The structural architecture of Alaska is the product of a complex history of tectonism that occurred along the Cordilleran and Arctic margins of North America through interactions with ancient and modern ocean plates and with continental elements derived from Laurentia, Siberia, and Baltica. To unravel the tectonic history of Alaska, we constructed maps showing the age, distribution, structural style, and kinematics of contractional and penetrative extensional deformation in Alaska north of latitude 60° N. at a scale of 1:5,000,000. These maps use the Geologic Map of the Arctic (Harrison and others, 2011) as a base map and follow the guidelines in the Tectonic Map of the Arctic project (Petrov and others, 2013) for construction, including use of the International Commission on Stratigraphy time scale (Cohen and others, 2013) divided into 20 time intervals. We find evidence for deformation in 14 of the 20 time intervals and present maps showing the known or probable extent of deformation for each time interval. Maps and descriptions of deformational style, age constraints, kinematics, and information sources for each deformational episode are discussed in the text and are reported in tabular form. This report also contains maps showing the lithologies and structural geology of Alaska, a terrane map, and the distribution of tectonically important units including post-tectonic sedimentary basins, accretionary complexes, ophiolites, metamorphic rocks.
These new maps show that most deformational belts in Alaska are relatively young features, having developed during the late Mesozoic and Cenozoic. The oldest episode of deformation recognized anywhere in Alaska is found in the basement of the Farewell terrane (~1.75 Ga). Paleozoic and early Mesozoic deformational events, including Devonian deformation in the Arctic Alaska terrane, Pennsylvanian deformation in the Alexander terrane, Permian deformation in the Yukon Composite (Klondike orogeny) and Farewell terranes (Browns Fork orogeny), Early and Late Jurassic deformation in the Peninsular-Wrangellia terranes, and Early Cretaceous deformation in northern Alaska (early Brookian orogeny) show that within-terrane amalgamation events occurred prior to assembly of Alaska. Widespread episodes of deformation in the Late Cretaceous and early Cenozoic, in contrast, affected multiple terranes, indicating they occurred during or following the time of assembly of most of Alaska.
The primary deformational event in northern Alaska was the Late Jurassic and Early Cretaceous (early) Brookian orogeny, which affected most terranes north and west of the early Cenozoic Tintina, Victoria Creek, Kaltag, and Poorman dextral-slip faults in central Alaska. In southern Alaska, formation of the southern Alaska accretionary complex (Chugach, Prince William, Yakutat terranes) and associated magmatism in the Peninsular-Wrangellia terrane began near the Triassic-Jurassic boundary and continued episodically throughout the remainder of the Mesozoic and the Cenozoic. The collision of these terranes with the Farewell and Yukon Composite terranes in central Alaska is recorded by contractional deformation that emanated from the intervening basins in the Late Cretaceous. The boundary between northern and central Alaska is constrained to late Early Cretaceous but is enigmatic and not obviously marked by contractional deformation. Early Cenozoic shortening and transpressional deformation is the most widespread event recorded in Alaska and produced the widespread late Brookian orogenic event in northern Alaska. Middle and late Cenozoic shortening and transpression is significant in southern Alaska inboard of the underthrusting Yakutat terrane at the Pacific margin subduction zone as well as in northeastern Alaska.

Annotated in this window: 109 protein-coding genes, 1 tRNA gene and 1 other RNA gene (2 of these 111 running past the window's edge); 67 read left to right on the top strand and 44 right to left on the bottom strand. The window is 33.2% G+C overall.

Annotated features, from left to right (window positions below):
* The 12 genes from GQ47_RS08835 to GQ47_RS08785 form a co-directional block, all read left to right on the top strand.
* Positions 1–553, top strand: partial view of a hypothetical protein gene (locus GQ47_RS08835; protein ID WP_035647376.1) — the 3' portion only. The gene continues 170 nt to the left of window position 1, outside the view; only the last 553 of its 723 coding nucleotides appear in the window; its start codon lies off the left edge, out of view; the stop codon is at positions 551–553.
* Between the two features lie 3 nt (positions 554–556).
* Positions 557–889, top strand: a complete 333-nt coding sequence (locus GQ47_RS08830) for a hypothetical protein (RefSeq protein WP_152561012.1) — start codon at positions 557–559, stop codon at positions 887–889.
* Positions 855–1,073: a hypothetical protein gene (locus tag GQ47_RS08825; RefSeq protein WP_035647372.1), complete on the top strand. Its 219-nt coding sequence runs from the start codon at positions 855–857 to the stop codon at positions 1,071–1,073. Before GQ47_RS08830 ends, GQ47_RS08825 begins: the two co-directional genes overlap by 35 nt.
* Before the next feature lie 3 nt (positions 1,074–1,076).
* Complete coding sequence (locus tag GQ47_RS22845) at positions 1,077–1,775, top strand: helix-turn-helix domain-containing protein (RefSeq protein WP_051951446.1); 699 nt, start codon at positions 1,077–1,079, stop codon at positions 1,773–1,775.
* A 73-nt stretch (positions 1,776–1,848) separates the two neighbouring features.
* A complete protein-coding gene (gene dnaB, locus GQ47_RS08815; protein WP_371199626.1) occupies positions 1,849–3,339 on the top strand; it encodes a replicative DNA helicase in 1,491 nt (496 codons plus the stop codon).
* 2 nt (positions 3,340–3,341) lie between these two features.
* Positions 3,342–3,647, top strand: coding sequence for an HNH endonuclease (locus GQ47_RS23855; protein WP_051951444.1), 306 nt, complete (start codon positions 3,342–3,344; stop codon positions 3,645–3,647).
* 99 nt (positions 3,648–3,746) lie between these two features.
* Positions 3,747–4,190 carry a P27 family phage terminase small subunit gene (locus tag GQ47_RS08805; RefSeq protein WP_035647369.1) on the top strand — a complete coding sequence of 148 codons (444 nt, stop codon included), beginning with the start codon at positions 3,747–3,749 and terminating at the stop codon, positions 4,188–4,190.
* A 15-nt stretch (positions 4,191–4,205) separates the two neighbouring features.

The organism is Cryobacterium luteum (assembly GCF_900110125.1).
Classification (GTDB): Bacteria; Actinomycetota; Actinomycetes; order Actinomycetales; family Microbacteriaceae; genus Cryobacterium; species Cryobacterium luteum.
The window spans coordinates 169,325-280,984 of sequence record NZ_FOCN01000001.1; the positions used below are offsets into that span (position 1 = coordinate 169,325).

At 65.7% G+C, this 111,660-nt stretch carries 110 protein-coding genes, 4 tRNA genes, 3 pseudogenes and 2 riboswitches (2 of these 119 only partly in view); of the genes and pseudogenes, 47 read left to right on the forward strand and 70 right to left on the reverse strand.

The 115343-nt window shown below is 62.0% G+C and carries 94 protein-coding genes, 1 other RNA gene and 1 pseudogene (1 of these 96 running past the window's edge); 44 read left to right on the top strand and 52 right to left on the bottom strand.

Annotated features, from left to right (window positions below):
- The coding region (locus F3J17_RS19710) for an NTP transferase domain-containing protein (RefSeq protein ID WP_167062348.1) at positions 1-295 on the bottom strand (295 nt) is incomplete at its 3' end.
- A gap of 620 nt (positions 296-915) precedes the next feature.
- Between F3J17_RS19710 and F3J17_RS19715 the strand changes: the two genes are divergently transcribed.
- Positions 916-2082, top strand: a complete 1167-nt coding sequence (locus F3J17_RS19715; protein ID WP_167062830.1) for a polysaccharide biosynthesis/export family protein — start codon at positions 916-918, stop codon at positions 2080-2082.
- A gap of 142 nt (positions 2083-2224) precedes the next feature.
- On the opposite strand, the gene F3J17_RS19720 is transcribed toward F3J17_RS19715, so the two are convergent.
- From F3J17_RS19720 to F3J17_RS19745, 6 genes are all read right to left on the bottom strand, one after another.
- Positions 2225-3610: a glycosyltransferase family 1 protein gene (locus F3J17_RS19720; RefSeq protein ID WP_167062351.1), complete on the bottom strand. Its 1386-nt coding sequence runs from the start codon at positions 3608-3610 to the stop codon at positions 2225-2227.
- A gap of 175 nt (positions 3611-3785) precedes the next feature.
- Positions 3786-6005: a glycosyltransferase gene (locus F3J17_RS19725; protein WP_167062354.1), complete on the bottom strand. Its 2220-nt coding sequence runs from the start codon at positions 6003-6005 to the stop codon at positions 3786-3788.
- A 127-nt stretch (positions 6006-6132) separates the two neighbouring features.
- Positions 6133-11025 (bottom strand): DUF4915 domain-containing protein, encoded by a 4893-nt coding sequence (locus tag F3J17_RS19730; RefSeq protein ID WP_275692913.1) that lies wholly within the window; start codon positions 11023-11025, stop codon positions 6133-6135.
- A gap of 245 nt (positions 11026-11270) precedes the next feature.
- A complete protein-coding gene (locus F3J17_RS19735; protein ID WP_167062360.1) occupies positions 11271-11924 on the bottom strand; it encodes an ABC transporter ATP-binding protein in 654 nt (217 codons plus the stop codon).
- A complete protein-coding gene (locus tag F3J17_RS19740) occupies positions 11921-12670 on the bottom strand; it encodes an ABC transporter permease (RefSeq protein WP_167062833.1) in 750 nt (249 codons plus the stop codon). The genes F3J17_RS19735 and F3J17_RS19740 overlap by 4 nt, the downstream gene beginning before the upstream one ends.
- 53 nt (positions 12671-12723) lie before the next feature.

Moore, T.E., and Box, S.E., 2016, Time-slice maps showing age, distribution, and style of deformation in Alaska north of 60° N.: U.S. Geological Survey Open-File Report 2016–1138, 101 p., http://dx.doi.org/10.3133/ofr20161138.
ISSN: 2331-1258 (online)
Table of Contents
Synopsis of Regional Structural Histories and Their Tectonic Interpretations
Additional publication details
USGS Numbered Series
Time-slice maps showing age, distribution, and style of deformation in Alaska north of 60° N.
U.S. Geological Survey
Geology, Minerals, Energy, and Geophysics Science Center